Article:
Great First Lines in Books (and why they’re important)
Great First Lines (and why they’re important)
Some books don’t need to start with a line about action or someone saying something intriguing to pull you in. First lines can be pretty ordinary, but they still manage to hook you. The first line of Killing Floor (the first Jack Reacher book) is simple and short, but it made me read on.
I was arrested in Eno’s diner.
Lee Child uses six words, and manages to raise enough questions and set up Reacher’s character to make reading on a no-brainer. Why was he arrested? And who is ‘he’?
Some of the best first lines make you question, make you want to read on to find the answers to those questions.
Some books do start out with action, or dialogue or something shocking. But all first lines should hook you–for a lot of people it’s the first thing they read when they pick up a book in a store. The writer has to make sure the few seconds or minute or two the reader has is enough to get them hooked enough to buy the book. The first line and opening of the book are where they’ll persuade a reader or put them off.
Below are some great first lines from books I’ve read…
My mother thinks I’m dead… (From Legend by Marie Lu)
Short, simple, but it packs a pretty good punch. I wanted to know why his mother thinks he’s dead, what he’s done, who he is… Marie Lu makes you ask questions right from the start.
Gordon Edgley’s death came as a shock to everyone– not least himself… (From Skulduggery Pleasant book 1 by Derek Landy)
This line sums up Landy’s sense of humor that runs through every page of all nine books: whip-smart and dry. It also makes us ask questions. And books that begin with deaths always seem to be intriguing.
Lyra and her daemon moved through the darkening hall… (From Northern Lights/Golden Compass by Phillip Pullman)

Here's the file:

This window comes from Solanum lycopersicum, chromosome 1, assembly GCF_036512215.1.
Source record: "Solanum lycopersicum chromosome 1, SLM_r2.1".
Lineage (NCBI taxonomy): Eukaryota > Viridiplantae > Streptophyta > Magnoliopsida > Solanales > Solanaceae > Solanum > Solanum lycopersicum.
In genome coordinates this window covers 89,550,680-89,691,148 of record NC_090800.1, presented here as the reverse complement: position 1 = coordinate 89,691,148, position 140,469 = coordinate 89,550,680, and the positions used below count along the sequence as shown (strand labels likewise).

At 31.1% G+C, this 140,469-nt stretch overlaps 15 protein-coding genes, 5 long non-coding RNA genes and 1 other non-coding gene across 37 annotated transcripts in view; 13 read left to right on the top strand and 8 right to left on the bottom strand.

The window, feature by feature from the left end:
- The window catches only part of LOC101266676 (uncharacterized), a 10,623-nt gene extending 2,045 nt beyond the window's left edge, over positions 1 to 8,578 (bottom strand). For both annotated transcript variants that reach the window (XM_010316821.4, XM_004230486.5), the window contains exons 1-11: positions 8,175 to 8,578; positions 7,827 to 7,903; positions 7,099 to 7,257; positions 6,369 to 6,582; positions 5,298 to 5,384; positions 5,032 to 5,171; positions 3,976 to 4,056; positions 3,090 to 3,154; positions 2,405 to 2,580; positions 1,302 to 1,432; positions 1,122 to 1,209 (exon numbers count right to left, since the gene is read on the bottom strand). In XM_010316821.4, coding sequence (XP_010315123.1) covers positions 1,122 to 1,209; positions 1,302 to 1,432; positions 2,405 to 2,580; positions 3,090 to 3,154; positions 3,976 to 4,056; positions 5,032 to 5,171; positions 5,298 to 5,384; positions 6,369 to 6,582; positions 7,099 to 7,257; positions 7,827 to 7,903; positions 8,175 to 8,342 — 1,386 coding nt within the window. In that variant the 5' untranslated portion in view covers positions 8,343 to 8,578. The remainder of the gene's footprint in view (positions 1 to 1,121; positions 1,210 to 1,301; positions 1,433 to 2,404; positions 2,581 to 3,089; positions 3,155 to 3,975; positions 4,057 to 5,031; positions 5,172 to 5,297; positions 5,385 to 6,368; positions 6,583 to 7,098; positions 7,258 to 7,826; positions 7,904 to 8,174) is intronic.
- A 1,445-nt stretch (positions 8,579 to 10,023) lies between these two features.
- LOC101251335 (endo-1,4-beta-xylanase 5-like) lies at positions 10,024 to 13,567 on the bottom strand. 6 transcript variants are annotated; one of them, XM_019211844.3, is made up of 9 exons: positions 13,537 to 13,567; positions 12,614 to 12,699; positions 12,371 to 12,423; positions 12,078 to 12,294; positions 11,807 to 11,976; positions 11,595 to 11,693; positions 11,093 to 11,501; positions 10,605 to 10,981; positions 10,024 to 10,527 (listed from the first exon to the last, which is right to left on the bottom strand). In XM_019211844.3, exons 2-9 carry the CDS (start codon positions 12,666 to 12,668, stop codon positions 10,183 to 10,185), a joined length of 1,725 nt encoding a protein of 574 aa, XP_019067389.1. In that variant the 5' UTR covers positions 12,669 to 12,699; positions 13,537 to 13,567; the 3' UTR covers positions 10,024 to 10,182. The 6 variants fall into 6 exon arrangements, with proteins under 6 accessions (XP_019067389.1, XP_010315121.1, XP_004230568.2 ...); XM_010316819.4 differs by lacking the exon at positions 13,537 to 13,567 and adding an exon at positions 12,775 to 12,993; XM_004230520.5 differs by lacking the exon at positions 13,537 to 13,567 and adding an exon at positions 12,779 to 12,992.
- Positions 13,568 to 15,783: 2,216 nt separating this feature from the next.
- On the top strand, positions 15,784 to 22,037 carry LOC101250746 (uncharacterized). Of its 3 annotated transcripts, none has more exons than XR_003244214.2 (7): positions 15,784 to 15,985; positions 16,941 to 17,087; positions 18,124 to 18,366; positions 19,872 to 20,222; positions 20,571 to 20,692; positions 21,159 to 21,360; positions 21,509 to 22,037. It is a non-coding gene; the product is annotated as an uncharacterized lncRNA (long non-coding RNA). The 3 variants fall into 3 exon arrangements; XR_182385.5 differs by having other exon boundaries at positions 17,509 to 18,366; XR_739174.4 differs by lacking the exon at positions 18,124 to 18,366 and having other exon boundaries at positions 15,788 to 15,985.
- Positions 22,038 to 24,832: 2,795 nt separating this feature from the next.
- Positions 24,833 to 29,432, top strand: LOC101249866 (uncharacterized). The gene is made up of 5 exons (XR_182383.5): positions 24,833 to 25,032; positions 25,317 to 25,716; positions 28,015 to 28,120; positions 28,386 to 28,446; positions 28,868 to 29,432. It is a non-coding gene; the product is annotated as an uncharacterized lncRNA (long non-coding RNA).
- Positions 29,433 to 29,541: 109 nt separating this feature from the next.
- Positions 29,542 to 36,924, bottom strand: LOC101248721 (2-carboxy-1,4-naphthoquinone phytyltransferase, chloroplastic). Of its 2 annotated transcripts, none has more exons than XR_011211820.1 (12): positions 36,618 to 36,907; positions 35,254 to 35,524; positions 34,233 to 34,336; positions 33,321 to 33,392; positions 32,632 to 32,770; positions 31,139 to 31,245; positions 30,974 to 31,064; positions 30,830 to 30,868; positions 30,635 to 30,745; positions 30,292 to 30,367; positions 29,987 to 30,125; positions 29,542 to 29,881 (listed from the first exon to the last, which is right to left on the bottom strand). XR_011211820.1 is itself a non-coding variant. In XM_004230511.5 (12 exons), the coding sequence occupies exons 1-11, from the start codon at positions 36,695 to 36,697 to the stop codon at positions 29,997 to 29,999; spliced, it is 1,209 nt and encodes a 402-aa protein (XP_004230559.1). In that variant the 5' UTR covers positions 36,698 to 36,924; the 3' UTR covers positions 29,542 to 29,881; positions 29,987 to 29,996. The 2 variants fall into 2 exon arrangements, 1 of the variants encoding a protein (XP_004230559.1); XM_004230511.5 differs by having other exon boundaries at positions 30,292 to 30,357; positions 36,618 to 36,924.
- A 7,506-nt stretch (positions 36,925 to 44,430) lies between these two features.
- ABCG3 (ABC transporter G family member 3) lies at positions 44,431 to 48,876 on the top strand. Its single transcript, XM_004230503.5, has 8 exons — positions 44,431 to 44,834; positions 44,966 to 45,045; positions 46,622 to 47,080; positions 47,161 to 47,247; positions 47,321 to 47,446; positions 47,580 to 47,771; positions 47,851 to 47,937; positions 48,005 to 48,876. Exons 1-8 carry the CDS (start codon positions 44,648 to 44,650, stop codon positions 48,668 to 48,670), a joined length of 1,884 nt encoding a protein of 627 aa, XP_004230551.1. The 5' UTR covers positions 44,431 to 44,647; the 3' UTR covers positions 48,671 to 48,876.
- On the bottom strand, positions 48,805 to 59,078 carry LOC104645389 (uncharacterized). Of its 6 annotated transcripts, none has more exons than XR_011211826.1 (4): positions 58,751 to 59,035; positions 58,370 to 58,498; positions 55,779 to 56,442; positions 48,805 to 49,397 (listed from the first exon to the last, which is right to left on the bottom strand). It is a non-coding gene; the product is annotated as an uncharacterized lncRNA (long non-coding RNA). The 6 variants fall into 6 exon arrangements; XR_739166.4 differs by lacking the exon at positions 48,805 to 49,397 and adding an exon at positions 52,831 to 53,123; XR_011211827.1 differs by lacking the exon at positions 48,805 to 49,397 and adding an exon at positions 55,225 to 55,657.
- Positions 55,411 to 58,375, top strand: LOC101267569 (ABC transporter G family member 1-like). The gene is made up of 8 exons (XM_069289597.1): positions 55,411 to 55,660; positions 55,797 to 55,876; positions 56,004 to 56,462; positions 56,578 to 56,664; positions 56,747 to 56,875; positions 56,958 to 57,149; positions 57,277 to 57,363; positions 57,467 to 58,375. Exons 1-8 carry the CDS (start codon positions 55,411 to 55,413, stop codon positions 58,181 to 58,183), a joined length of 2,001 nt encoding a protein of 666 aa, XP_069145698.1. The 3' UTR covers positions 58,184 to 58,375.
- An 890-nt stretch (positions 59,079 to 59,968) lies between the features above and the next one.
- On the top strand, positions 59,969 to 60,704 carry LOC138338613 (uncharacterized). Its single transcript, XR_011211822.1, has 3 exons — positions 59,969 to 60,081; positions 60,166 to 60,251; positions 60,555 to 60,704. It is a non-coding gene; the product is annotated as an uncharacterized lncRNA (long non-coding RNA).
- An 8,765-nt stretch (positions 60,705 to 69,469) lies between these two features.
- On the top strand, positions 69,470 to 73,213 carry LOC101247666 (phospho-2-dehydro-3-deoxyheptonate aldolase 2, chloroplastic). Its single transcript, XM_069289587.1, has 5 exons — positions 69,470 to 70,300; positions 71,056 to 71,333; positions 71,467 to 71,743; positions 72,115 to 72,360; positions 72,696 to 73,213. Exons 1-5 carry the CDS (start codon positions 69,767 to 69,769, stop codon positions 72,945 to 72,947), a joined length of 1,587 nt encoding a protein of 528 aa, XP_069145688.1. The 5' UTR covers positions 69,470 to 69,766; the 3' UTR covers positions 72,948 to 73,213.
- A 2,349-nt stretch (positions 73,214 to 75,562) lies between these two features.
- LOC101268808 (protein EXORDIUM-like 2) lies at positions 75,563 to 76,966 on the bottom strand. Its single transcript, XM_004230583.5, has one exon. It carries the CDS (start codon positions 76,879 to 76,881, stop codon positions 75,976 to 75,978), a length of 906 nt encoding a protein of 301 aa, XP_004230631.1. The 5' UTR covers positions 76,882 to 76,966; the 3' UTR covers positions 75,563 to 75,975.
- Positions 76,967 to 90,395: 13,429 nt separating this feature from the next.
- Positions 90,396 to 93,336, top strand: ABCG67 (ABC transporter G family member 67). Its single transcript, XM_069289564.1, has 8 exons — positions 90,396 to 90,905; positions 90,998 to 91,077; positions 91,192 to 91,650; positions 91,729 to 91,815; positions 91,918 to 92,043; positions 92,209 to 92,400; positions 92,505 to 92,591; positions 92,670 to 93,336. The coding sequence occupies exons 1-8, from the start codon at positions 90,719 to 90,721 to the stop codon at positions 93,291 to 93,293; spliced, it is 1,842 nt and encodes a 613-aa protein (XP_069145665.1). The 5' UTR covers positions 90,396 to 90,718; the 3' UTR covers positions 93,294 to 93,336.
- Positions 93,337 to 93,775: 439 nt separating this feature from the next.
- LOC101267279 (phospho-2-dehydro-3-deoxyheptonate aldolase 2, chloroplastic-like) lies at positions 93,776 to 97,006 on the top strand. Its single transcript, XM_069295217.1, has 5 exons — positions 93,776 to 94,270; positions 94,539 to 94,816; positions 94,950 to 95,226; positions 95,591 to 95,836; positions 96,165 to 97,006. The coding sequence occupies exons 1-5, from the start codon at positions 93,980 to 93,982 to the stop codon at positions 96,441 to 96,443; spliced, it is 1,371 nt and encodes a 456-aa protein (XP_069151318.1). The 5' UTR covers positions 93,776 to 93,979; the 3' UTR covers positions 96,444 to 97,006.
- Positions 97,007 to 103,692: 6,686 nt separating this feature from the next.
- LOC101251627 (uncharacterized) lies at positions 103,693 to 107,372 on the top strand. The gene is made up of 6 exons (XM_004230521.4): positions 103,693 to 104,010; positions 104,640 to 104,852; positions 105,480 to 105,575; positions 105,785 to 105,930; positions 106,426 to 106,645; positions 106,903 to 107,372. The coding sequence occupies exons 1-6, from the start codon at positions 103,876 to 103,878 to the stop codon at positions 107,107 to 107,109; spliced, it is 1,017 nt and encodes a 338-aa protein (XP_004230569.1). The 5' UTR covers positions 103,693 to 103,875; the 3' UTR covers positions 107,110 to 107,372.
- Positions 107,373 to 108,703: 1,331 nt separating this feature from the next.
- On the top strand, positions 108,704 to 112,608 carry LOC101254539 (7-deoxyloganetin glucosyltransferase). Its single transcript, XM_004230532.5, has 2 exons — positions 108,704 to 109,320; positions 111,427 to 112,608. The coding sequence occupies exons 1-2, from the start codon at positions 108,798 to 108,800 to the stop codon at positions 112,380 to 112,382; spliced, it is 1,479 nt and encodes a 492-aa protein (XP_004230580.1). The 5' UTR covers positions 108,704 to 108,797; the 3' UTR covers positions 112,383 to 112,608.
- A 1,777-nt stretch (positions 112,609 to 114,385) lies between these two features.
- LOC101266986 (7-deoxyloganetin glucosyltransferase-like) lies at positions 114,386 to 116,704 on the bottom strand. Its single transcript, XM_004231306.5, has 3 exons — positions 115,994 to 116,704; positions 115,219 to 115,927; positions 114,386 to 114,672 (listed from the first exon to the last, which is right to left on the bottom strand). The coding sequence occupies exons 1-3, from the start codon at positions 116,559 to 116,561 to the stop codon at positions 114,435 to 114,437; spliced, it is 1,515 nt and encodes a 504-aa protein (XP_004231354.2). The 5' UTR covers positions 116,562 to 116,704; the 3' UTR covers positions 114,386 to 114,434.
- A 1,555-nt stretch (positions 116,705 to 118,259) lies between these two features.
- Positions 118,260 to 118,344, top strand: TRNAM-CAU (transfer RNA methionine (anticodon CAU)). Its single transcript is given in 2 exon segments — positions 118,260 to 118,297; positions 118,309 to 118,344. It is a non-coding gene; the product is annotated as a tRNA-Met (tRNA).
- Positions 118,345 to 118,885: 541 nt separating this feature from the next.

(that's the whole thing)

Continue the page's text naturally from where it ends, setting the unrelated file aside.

The first few words of His Dark Materials immediately tell the reader this book isn’t set in the same world as ours. As a reader, I wanted to know what kind of world it was and why Lyra was with a daemon, and why it was hers.
The villagers of Little Hangleton still called it the ‘Riddle House’, even though it had been many years since the Riddle family had lived there. (From Harry Potter and the Goblet of Fire by J K Rowling)
This is the first of the Potter books that doesn’t open with Harry, but Rowling uses the Riddle name to hook you. Up until now, Voldemort’s past hasn’t been clear, but this opening prologue sets up some answers about how Tom Riddle became Voldemort.
Look, I didn’t want to be a Half-Blood. (From The Lightning Thief by Rick Riordan)
This opening line to the first Percy Jackson book almost sounds like Percy is talking to the reader. We don’t know what a Half-Blood is yet, but we want to know.
One minute the teacher was talking about the Civil War. And the next minute he was gone… (From Gone by Michael Grant)
Where did the teacher go? This is one of at least a hundred questions the first book in the Gone series raises. The whole series is a question. Each book keeps the pages turning by slowly feeding you answers, and more questions.
He began his new life standing up, surrounded by cold darkness and stale, dusty air. (From the Maze Runner by James Dashner)
Why is this his new life? What happened to his old one? Where is he? A few of the dozens of questions the first book (and strongest) in the Maze Runner series asks.
It would take a pretty long blog post to list all of the great first/openings lines I’ve read. The above are a few of the ones that stuck in my head. The fact that they stuck in my head proves how good they are– and the skill of the authors who wrote them. They did their job in making me read on. Stephen King and Lee Child are also two authors who are masters at writing first lines.